Care home fees are increasing at a staggering rate and this is not likely to change over the coming years. The rate at which they are increasing is higher than the rate at which pensioners incomes are rising. Care home fee planning is vital and with more people living longer, more people are needing to cover the costs themselves.
On average, most people stay in a residential home for around two and a half years which means that the fees during that time can amount to around £80,000. In order to cover this cost, most of us will need to sell a property which can be upsetting to those who have worked hard to leave something behind for their children.
A positive to take from this is that not as many elderly people are ending their days in a home, with the figure sitting somewhere around 10%. However, it’s natural to not want to hand over your hard-earned money to others. It is important that plans are put in place in good time, particularly if you want to make sure that you protect your assets so they can be passed down to your family.
When it comes to care home planning there are generally two differing views. Those who choose to use their money to make sure they have the best quality of life and those who have strong feelings about family inheritance and are willing to leave their fate to the state system.
Of course, there is a vast difference in residential care homes and that covers the standards and the resources that staff have available to them. The price can vary and more often than not, the lower end of the scale tends not to be a place where someone would want to see out their days.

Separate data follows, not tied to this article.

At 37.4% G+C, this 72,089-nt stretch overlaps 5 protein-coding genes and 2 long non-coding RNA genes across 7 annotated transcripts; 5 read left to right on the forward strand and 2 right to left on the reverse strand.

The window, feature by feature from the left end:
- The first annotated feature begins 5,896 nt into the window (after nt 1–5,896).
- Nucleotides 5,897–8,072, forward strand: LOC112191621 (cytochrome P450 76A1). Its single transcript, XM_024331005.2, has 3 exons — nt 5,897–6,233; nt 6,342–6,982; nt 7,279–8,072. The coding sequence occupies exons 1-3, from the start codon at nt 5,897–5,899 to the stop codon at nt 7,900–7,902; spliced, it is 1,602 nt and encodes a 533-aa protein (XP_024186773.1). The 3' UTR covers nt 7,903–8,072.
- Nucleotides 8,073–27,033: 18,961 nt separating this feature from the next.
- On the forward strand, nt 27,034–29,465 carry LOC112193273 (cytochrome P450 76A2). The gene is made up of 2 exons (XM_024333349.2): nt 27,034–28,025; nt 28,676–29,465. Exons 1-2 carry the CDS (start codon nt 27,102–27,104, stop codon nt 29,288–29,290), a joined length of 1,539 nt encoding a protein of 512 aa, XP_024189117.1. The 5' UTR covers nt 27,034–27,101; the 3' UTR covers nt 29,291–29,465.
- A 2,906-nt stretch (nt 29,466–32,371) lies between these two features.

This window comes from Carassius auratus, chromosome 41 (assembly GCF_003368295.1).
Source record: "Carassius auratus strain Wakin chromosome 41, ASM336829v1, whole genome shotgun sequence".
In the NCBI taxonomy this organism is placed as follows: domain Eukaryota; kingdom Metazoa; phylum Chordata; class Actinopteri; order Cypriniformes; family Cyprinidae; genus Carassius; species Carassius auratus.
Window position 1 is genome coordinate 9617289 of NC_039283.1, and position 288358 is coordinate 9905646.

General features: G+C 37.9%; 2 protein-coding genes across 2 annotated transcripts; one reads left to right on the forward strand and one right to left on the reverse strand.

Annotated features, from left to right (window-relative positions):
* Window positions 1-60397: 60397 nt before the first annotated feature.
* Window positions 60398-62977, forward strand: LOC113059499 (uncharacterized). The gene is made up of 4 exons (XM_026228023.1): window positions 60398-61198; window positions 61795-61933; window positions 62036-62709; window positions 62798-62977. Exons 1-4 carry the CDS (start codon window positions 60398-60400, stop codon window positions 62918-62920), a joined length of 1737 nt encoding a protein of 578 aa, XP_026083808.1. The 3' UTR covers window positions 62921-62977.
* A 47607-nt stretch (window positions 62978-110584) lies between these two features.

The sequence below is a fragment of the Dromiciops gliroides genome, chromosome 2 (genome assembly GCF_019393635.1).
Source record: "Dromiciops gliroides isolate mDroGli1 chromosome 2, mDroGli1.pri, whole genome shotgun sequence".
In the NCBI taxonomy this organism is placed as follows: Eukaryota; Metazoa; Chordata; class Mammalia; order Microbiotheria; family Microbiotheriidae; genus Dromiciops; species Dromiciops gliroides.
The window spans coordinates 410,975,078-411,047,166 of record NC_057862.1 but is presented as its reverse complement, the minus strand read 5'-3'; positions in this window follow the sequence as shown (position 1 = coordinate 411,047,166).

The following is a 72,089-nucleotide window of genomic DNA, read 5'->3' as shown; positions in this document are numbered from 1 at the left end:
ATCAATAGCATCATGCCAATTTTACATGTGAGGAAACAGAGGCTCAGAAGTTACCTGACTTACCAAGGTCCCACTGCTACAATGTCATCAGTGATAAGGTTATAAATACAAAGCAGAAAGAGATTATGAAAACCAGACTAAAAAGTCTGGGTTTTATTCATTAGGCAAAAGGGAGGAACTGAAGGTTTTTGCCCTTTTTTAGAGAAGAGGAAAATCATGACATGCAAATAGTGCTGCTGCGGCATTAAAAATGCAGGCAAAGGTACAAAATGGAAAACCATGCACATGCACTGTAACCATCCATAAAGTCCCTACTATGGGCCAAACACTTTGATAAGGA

So, with the costs continuing to rise, it’s important that people put three things in place. These are wealth management, lasting powers of attorney and asset protection. This will help you to prepare for a time when you might need to go into a care home.
There is a myth whereby people believe that if they give away all of their money, they can avoid paying care home fees but this is not the truth. It’s common for local authorities to trawl through your affairs to see if you have done anything to try and avoid paying the bills. If this is the case then funding could be refused.
There are instances where people do this without seeking advice and then their children spend their money quickly. Therefore, by the time they need residential care, there are no finances available as they are then considered to have deprived themselves of their assets intentionally as a way of avoiding paying the steep care home fees.
Everyone has a different view on life and death and that can cause people to take a different approach when it comes to making the right decisions. However, if you want to ensure that you still have a choice when it comes to residential care then you might want to consider trusts and Will trusts at a time when you are able to.